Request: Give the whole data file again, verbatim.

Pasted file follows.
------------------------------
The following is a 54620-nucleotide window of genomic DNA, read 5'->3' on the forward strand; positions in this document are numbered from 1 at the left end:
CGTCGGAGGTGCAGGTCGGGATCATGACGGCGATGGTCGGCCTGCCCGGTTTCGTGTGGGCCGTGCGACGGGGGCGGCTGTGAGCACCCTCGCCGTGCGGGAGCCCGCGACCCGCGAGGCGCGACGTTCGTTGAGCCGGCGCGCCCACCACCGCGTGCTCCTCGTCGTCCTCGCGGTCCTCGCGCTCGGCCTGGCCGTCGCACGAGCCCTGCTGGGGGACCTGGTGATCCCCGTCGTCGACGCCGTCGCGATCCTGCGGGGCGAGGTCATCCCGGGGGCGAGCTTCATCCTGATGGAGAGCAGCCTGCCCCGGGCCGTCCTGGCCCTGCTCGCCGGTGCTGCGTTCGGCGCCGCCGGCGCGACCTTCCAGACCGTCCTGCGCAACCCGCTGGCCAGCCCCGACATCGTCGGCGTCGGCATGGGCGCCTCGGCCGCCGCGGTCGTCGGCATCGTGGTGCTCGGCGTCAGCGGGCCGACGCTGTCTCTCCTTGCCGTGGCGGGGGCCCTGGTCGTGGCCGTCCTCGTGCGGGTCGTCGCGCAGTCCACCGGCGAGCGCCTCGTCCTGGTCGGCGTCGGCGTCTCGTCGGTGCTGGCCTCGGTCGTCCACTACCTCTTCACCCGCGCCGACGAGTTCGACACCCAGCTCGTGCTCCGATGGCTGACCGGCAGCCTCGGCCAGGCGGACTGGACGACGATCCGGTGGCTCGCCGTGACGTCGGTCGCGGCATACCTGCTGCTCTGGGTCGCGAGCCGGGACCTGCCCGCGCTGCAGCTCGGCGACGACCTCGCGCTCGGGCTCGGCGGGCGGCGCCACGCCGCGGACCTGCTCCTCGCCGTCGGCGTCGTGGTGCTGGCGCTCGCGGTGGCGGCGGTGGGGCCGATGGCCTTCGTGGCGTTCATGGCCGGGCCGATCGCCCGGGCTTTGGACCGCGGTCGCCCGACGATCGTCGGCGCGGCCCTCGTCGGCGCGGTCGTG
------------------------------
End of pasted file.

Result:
The following is a 54620-nucleotide window of genomic DNA, read 5'->3' on the forward strand; positions in this document are numbered from 1 at the left end:
CGTCGGAGGTGCAGGTCGGGATCATGACGGCGATGGTCGGCCTGCCCGGTTTCGTGTGGGCCGTGCGACGGGGGCGGCTGTGAGCACCCTCGCCGTGCGGGAGCCCGCGACCCGCGAGGCGCGACGTTCGTTGAGCCGGCGCGCCCACCACCGCGTGCTCCTCGTCGTCCTCGCGGTCCTCGCGCTCGGCCTGGCCGTCGCACGAGCCCTGCTGGGGGACCTGGTGATCCCCGTCGTCGACGCCGTCGCGATCCTGCGGGGCGAGGTCATCCCGGGGGCGAGCTTCATCCTGATGGAGAGCAGCCTGCCCCGGGCCGTCCTGGCCCTGCTCGCCGGTGCTGCGTTCGGCGCCGCCGGCGCGACCTTCCAGACCGTCCTGCGCAACCCGCTGGCCAGCCCCGACATCGTCGGCGTCGGCATGGGCGCCTCGGCCGCCGCGGTCGTCGGCATCGTGGTGCTCGGCGTCAGCGGGCCGACGCTGTCTCTCCTTGCCGTGGCGGGGGCCCTGGTCGTGGCCGTCCTCGTGCGGGTCGTCGCGCAGTCCACCGGCGAGCGCCTCGTCCTGGTCGGCGTCGGCGTCTCGTCGGTGCTGGCCTCGGTCGTCCACTACCTCTTCACCCGCGCCGACGAGTTCGACACCCAGCTCGTGCTCCGATGGCTGACCGGCAGCCTCGGCCAGGCGGACTGGACGACGATCCGGTGGCTCGCCGTGACGTCGGTCGCGGCATACCTGCTGCTCTGGGTCGCGAGCCGGGACCTGCCCGCGCTGCAGCTCGGCGACGACCTCGCGCTCGGGCTCGGCGGGCGGCGCCACGCCGCGGACCTGCTCCTCGCCGTCGGCGTCGTGGTGCTGGCGCTCGCGGTGGCGGCGGTGGGGCCGATGGCCTTCGTGGCGTTCATGGCCGGGCCGATCGCCCGGGCTTTGGACCGCGGTCGCCCGACGATCGTCGGCGCGGCCCTCGTCGGCGCGGTCGTG